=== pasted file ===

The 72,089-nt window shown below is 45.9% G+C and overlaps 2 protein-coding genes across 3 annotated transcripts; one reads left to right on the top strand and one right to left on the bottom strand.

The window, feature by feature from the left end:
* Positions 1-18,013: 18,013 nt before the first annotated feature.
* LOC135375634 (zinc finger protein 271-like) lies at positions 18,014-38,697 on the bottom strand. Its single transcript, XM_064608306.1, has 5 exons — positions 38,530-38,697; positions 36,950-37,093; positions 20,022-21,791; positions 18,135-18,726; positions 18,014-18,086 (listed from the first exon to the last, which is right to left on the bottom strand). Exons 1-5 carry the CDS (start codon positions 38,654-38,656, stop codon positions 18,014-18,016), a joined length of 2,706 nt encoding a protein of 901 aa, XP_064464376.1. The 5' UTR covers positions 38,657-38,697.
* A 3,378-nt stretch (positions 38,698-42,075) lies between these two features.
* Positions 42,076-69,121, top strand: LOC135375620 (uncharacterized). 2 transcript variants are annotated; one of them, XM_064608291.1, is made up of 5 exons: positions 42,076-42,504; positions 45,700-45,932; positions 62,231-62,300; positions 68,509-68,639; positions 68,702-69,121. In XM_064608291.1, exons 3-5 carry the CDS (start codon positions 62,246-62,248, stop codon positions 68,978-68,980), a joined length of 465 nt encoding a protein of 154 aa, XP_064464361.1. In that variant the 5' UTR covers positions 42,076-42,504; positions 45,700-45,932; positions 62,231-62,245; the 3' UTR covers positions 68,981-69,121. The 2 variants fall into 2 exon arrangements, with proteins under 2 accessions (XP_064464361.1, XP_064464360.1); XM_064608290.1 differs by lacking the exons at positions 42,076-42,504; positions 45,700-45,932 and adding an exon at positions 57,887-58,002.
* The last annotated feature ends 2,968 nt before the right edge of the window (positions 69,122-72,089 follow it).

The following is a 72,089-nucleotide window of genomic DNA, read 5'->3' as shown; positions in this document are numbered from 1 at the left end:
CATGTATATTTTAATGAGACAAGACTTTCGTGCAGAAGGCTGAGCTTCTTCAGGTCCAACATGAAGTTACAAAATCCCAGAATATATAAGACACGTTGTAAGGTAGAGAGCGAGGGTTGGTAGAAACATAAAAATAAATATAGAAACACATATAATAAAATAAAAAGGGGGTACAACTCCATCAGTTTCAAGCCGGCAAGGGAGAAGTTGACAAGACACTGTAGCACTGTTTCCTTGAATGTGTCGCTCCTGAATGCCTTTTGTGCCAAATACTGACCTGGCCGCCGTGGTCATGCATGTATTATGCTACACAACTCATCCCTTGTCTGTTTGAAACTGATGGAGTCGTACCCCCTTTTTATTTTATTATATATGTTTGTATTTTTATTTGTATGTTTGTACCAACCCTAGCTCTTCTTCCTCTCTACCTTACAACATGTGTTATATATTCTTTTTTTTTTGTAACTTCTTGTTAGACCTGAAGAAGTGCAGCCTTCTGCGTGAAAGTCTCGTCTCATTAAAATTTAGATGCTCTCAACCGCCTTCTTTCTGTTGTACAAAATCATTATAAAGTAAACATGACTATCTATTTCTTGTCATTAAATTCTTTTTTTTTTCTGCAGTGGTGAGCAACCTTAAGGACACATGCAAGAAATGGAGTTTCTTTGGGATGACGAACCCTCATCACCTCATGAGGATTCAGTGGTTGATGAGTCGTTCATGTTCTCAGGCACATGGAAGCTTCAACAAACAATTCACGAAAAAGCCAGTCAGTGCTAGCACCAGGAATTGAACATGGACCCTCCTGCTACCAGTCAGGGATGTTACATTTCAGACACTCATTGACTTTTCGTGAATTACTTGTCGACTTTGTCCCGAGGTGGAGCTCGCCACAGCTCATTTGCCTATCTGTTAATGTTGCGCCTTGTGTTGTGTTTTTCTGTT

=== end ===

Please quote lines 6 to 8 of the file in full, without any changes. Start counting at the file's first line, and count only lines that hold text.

* Positions 42,076-69,121, top strand: LOC135375620 (uncharacterized). 2 transcript variants are annotated; one of them, XM_064608291.1, is made up of 5 exons: positions 42,076-42,504; positions 45,700-45,932; positions 62,231-62,300; positions 68,509-68,639; positions 68,702-69,121. In XM_064608291.1, exons 3-5 carry the CDS (start codon positions 62,246-62,248, stop codon positions 68,978-68,980), a joined length of 465 nt encoding a protein of 154 aa, XP_064464361.1. In that variant the 5' UTR covers positions 42,076-42,504; positions 45,700-45,932; positions 62,231-62,245; the 3' UTR covers positions 68,981-69,121. The 2 variants fall into 2 exon arrangements, with proteins under 2 accessions (XP_064464361.1, XP_064464360.1); XM_064608290.1 differs by lacking the exons at positions 42,076-42,504; positions 45,700-45,932 and adding an exon at positions 57,887-58,002.
* The last annotated feature ends 2,968 nt before the right edge of the window (positions 69,122-72,089 follow it).

The following is a 72,089-nucleotide window of genomic DNA, read 5'->3' as shown; positions in this document are numbered from 1 at the left end: